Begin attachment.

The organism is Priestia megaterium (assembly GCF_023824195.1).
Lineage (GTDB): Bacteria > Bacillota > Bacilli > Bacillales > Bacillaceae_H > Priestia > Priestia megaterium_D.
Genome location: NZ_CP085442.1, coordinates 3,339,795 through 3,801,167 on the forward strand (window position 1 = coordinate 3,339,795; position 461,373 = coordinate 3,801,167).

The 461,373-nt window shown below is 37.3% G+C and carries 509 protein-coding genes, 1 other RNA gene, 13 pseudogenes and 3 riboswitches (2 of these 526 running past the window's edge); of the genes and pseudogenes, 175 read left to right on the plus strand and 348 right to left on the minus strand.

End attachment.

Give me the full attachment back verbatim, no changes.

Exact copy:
The organism is Priestia megaterium (assembly GCF_023824195.1).
Lineage (GTDB): Bacteria > Bacillota > Bacilli > Bacillales > Bacillaceae_H > Priestia > Priestia megaterium_D.
Genome location: NZ_CP085442.1, coordinates 3,339,795 through 3,801,167 on the forward strand (window position 1 = coordinate 3,339,795; position 461,373 = coordinate 3,801,167).

The 461,373-nt window shown below is 37.3% G+C and carries 509 protein-coding genes, 1 other RNA gene, 13 pseudogenes and 3 riboswitches (2 of these 526 running past the window's edge); of the genes and pseudogenes, 175 read left to right on the plus strand and 348 right to left on the minus strand.